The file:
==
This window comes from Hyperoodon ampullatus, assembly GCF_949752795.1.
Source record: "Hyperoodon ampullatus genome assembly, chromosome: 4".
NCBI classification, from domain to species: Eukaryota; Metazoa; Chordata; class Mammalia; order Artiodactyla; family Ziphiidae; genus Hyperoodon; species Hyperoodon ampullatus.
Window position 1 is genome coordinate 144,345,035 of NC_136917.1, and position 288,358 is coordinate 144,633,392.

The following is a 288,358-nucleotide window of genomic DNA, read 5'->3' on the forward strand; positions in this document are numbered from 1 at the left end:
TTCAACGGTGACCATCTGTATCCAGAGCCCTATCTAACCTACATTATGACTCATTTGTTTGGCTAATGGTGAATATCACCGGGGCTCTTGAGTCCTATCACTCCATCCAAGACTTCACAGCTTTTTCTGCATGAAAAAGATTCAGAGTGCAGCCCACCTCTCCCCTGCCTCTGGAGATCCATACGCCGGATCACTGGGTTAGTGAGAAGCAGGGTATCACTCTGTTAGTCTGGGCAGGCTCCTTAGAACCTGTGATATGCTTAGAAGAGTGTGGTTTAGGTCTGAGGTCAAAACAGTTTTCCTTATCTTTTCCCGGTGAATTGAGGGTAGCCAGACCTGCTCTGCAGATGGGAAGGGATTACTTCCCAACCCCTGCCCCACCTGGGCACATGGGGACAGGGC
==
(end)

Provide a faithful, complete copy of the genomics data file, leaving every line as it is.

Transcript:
This window comes from Hyperoodon ampullatus, assembly GCF_949752795.1.
Source record: "Hyperoodon ampullatus genome assembly, chromosome: 4".
NCBI classification, from domain to species: Eukaryota; Metazoa; Chordata; class Mammalia; order Artiodactyla; family Ziphiidae; genus Hyperoodon; species Hyperoodon ampullatus.
Window position 1 is genome coordinate 144,345,035 of NC_136917.1, and position 288,358 is coordinate 144,633,392.

The following is a 288,358-nucleotide window of genomic DNA, read 5'->3' on the forward strand; positions in this document are numbered from 1 at the left end:
TTCAACGGTGACCATCTGTATCCAGAGCCCTATCTAACCTACATTATGACTCATTTGTTTGGCTAATGGTGAATATCACCGGGGCTCTTGAGTCCTATCACTCCATCCAAGACTTCACAGCTTTTTCTGCATGAAAAAGATTCAGAGTGCAGCCCACCTCTCCCCTGCCTCTGGAGATCCATACGCCGGATCACTGGGTTAGTGAGAAGCAGGGTATCACTCTGTTAGTCTGGGCAGGCTCCTTAGAACCTGTGATATGCTTAGAAGAGTGTGGTTTAGGTCTGAGGTCAAAACAGTTTTCCTTATCTTTTCCCGGTGAATTGAGGGTAGCCAGACCTGCTCTGCAGATGGGAAGGGATTACTTCCCAACCCCTGCCCCACCTGGGCACATGGGGACAGGGC